Minority Association Documents
In March of 1983, the Philadelphia Inquirer’s Clark DeLeon wrote a short article recounting his interview with “James Morasco.” Here it is in its entirety:
Call me skeptical, but I had a hard time buying James Morasco’s concept that the planet Jupiter would be colonized by bringing all the people on Earth who had ever died back to life and then changing Jupiter’s atmosphere to allow them to live. Is it just me, or does that strike you as hard to swallow, too? Morasco says he is a social worker in Philadelphia and came across this idea while reading a book by historian Arnold Toynbee, whose theory on bringing dead molecules back to life was depicted in the movie 2001: A Space Odyssey.
“There are no scientific principles I’ve found that can make this possible,” Morasco said, “especially colonizing the planet Jupiter, which has a very poisonous atmosphere. The possibility of giving that planet an oxygen atmosphere is beyond even science fiction writers’ imaginations.”
Now that quote may sound as if Morasco doesn’t believe it can be done, but that’s not true. He thinks that between Toynbee and Stanley Kubrick there is a way to pull it off. That’s why he’s contacting talk shows and newspapers to spread the message. He’s even founded a Jupiter colonization organization called the Minority Association, which he said consists of, “Me, Eric, Eric’s sister who does the typing, Frank . . . ”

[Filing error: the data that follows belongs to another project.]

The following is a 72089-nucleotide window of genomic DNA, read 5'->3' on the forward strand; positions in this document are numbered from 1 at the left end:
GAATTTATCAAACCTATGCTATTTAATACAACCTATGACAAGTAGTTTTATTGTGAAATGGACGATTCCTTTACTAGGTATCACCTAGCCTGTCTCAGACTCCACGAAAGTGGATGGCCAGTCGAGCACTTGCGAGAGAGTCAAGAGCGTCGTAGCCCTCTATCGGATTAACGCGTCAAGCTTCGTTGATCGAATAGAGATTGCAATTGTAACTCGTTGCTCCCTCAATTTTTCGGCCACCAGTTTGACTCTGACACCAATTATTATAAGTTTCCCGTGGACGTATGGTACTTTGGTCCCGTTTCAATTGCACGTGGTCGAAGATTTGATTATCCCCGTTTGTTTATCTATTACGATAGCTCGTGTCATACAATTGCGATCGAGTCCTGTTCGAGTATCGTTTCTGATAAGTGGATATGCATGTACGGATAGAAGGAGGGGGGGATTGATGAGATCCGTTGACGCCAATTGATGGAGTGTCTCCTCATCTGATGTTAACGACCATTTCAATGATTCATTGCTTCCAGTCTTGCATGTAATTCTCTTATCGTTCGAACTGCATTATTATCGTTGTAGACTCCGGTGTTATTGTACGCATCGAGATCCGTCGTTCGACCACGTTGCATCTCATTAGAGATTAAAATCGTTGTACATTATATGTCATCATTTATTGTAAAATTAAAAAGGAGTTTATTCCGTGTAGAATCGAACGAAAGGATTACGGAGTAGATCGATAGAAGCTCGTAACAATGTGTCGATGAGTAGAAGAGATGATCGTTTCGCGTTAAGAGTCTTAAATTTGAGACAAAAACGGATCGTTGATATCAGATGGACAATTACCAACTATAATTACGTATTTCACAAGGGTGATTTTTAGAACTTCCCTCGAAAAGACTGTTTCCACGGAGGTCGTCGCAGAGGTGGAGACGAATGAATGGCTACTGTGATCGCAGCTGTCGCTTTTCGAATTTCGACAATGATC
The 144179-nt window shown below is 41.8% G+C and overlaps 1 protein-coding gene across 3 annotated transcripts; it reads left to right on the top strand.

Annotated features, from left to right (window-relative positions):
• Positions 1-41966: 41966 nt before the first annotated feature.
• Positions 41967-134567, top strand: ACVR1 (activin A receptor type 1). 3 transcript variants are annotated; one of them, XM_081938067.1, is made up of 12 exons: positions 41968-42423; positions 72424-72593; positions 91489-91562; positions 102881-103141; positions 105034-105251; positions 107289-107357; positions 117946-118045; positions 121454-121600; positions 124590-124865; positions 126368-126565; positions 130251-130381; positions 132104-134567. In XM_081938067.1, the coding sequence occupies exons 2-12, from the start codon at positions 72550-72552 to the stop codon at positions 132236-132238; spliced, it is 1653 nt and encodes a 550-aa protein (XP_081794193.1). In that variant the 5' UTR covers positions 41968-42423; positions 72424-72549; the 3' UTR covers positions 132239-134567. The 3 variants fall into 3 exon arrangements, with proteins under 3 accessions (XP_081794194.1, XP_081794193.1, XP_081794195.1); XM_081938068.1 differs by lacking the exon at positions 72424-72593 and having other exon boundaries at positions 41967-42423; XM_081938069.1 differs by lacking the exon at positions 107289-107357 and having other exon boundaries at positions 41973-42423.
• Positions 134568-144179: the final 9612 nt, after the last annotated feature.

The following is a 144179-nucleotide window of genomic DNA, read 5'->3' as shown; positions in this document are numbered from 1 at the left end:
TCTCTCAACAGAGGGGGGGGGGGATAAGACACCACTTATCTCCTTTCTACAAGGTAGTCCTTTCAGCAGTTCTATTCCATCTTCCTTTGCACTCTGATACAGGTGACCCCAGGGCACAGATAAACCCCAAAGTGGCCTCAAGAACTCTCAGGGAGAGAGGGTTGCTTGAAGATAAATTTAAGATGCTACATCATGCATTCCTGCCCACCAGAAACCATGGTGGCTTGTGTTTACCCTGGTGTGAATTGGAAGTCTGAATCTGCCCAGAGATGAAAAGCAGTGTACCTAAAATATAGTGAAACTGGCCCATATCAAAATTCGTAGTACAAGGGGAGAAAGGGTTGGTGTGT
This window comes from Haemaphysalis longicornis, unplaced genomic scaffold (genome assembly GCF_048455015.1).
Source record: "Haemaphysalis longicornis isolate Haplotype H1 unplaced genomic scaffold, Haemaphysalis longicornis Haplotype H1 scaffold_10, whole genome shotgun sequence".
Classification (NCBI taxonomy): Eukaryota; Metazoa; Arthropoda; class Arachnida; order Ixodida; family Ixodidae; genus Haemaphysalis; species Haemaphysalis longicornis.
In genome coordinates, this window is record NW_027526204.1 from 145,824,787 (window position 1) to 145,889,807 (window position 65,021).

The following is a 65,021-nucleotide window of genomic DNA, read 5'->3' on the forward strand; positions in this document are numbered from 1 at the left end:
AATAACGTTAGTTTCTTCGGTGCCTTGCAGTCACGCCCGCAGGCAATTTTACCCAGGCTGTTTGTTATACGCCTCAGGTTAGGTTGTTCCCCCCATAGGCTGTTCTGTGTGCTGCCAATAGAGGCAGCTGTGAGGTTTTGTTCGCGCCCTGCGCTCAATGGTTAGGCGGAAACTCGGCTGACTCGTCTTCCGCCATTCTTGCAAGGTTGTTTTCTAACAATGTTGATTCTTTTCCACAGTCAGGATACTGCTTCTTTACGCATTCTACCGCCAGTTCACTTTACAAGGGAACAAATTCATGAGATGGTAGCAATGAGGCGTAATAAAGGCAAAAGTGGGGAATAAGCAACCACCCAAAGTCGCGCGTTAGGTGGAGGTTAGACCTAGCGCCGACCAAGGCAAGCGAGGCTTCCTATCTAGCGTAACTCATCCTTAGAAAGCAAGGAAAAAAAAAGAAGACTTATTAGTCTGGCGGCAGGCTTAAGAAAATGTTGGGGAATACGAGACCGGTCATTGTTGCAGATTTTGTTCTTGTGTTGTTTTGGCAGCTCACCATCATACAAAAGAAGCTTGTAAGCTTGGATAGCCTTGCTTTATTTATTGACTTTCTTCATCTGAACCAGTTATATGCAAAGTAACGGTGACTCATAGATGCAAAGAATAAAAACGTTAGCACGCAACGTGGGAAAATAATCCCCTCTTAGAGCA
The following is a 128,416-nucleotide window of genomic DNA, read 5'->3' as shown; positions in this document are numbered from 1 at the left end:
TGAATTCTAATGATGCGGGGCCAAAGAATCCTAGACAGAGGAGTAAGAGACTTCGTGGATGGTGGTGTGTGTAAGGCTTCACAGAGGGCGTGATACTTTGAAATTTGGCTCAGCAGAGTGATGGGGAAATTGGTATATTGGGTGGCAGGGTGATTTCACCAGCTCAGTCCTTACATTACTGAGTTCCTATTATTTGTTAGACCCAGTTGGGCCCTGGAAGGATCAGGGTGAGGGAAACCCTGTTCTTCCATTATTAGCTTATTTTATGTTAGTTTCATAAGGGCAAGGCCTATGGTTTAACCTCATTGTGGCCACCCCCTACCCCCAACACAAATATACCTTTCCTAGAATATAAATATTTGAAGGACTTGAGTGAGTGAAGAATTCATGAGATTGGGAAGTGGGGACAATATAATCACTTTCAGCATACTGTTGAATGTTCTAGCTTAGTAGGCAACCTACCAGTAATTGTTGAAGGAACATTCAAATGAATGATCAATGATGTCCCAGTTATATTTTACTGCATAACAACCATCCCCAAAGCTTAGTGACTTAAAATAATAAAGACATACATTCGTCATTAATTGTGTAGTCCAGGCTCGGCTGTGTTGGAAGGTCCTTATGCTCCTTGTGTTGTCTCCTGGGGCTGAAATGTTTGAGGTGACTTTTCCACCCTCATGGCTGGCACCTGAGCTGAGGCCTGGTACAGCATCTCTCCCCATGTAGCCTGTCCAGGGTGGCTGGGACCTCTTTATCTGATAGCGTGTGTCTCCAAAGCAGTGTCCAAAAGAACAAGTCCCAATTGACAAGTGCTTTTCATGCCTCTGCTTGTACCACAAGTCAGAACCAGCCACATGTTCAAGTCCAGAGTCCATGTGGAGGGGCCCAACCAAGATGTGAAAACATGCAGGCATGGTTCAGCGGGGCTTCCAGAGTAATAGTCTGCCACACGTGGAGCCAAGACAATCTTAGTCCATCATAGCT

You may be hearing more from Morasco. And then again, you may not.
The note about “Eric’s sister who does the typing” led the Resurrect Dead crew to wonder if somewhere out there these Minority Association documents might still exist. It was fun to imagine them sitting in some anonymous shoe box in the back of a dusty old closet.
In April 2006 Justin Duerr was interviewed on a shortwave broadcast at the Winter SWL Fest in Plymouth Meeting, PA. A listener later reached out with some unbelievable news. In the early 1980’s, he heard a Minority Association pirate broadcast, and wrote to their PO Box for more materials. Better than that, he actually got those materials and kept them for a quarter century.
That evening we gathered around an old desktop and received the files one-by-one. The connection was DSL at best. It took a few minutes to download and open each individual file. It was all very dramatic.
The documents themselves aided our research and gave us some insight into the early days of the Minority Association. We held the documents back, first out of privacy concerns, and later out of neglect. Because the tiler himself has made some big steps towards sharing his story online in the last few years, we decided there wasn’t really any reason to keep withholding them.
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